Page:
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I have just started out using a Raspberry Pi, and for my first project, I wanted to build a pseudo theremin using an ultrasonic motion detector and other electronic components (requirements are laid out here https://www.raspberrypi.org/learning/ultrasonic-theremin/requirements/).

Since this is my very first Raspberry Pi project, I tried following the instructions laid out in https://www.raspberrypi.org/learning/ultrasonic-theremin/worksheet/ as carefully as possible. But I have run into a number of issues, chief among them being that the actual end product does not produce any kind of sounds whatsoever. Additionally, the worksheet is not clear as to how I should run the code that is required. Do I need to run the Python 3 code in the Terminal by supplying the command python3 exampletestscript.py? Or should I run the code in a different manner?

Step 3 is also proving to be quite complicated, as the instructions do not make it clear as to whether the different code blocks must be written in a single buffer, or if there is only one code block that must be written in a single buffer and then modified per each each step? To illustrate, should the two code blocks given in parts 2 and 3 of Step 3 be given in the buffer as:

live_loop :listen do
    set_sched_ahead_time! 0.1
end

live_loop :listen do
    message = sync "/play_this"
end

Or should there only be one block of code in the buffer, such that by the end of Step 3, the single code block in the buffer will read:

live_loop :listen do
    message = sync "/play_this"
    note = message[:args][0]
    play note
end

The final problem comes with the physical design of the ultrasonic motion sensor, bread board, and jumper and resistors. The sensors face down the board (please see the "Setting up the circuitry" in Step 1 of the worksheet in the URL provided above), and are thus always blocked by the cables themselves. It seems very counter-intuitive to have this kind of design (note: once I get a chance, I will upload a picture of the physical set-up).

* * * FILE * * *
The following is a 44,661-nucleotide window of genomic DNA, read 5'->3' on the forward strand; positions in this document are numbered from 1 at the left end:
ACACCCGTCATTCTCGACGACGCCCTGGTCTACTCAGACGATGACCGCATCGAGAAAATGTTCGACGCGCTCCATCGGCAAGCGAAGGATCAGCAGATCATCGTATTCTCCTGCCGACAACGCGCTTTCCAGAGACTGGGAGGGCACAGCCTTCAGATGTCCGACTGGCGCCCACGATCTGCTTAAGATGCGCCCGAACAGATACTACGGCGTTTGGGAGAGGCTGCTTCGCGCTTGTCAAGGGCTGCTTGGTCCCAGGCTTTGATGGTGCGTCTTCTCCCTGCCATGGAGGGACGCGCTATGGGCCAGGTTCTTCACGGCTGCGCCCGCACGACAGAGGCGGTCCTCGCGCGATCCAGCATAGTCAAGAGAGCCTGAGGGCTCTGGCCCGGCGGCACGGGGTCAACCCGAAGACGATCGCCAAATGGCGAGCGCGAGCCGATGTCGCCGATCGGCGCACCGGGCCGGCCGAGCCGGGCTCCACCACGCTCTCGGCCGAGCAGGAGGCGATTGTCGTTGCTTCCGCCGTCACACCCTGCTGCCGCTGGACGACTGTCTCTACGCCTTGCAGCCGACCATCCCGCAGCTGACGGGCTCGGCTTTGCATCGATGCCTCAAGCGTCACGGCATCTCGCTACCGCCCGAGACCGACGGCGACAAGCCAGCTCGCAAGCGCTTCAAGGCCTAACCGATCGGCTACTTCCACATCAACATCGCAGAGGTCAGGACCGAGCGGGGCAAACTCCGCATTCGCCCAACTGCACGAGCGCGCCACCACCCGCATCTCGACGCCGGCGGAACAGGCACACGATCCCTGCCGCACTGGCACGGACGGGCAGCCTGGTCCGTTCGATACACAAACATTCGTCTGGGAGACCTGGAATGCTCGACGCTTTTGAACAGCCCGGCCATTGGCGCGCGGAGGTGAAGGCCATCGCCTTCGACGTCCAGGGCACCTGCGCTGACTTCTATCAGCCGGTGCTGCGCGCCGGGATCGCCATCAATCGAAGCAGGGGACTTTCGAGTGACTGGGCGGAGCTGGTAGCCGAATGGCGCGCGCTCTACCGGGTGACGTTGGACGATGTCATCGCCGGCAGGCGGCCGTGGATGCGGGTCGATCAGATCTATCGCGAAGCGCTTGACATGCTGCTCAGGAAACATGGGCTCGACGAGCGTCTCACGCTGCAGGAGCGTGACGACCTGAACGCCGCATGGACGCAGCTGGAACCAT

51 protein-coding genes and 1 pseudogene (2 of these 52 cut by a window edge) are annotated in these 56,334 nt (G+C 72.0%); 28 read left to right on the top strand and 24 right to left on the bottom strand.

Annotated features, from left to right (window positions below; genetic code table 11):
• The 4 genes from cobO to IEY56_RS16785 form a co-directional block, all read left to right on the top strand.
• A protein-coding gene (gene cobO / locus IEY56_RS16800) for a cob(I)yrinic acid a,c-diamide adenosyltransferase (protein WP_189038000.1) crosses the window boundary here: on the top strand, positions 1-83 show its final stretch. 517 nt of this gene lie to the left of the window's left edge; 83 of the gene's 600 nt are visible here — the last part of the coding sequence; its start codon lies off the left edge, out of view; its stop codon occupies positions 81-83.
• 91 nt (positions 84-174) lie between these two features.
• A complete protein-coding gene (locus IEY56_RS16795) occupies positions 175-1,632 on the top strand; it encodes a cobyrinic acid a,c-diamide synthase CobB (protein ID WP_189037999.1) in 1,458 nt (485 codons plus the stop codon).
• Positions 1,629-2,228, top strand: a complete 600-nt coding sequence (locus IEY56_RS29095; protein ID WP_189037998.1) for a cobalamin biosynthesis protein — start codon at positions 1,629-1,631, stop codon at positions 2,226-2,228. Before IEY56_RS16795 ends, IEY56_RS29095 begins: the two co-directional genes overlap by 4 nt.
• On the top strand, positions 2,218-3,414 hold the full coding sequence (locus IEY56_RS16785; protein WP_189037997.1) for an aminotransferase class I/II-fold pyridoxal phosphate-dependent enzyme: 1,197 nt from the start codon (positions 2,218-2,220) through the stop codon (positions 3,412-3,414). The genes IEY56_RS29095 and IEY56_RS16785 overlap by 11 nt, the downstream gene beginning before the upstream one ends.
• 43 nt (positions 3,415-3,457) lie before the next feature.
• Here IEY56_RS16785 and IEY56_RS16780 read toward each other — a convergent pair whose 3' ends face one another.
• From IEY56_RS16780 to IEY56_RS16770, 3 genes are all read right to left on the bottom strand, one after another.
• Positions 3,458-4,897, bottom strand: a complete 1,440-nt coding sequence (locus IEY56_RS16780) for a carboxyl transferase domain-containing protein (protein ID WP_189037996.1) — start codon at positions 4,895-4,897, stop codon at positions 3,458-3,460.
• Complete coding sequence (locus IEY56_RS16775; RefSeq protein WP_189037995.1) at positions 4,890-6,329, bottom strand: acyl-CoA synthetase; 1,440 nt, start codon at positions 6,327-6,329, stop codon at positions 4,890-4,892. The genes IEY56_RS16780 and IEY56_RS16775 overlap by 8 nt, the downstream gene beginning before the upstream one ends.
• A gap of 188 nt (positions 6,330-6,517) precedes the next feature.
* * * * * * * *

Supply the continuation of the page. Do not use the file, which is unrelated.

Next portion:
I have bought all the pieces dictated by the "Requirements" section of the project, so I am quite sure that this is not a situation of having the wrong equipment. Rather, I think that this project assumes a certain level of proficiency with Raspberry Pi set-up, and has not properly explained the set-up properly. I should note that other buffers in my Sonic Pi do indeed produce sound, and the output of step 2 "Detecting distance" is consistent with the instructions, and my Raspberry Pi works fine otherwise.

  • 1
    I had a lot of trouble with this too, but it can work. Use the last live_loop above in SonicPi. Run your python3 code from the terminal or gui. I start the python code, then go into SonicPi and Run the script. Then wait - mine takes about 30 seconds before anything happens. – Glenn Aug 7 '17 at 18:48
  • I'll post the Python code in Answer as I cannot format it here. – Glenn Aug 7 '17 at 18:49
  • When reading your question, I think that you shall start by learning a bit of python before actually getting in "a project". About the electronic, they are only offering you one solution but you can actually reproduce the circuit as you want, the only import thing is to respect the circuitry. – YCN- Jan 28 at 11:19
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This is my python code without the sensor stuff:

  # sonic pi version of theremin
  from gpiozero import DistanceSensor
  from pythonosc import osc_message_builder
  from pythonosc import udp_client
  from time import sleep   


  #sensor = DistanceSensor(echo=24, trigger=23)
  sender = udp_client.SimpleUDPClient('127.0.0.1', 4559)

while True:
    #pitch = round(sensor.distance * 100 + 30)
    pitch = 75
    sender.send_message('/play_this', pitch)
    sleep(0.1)
  • I suggest adding some sort of context to your answer otherwise it looks like you are asking a new question. – Darth Vader Nov 24 '17 at 10:40

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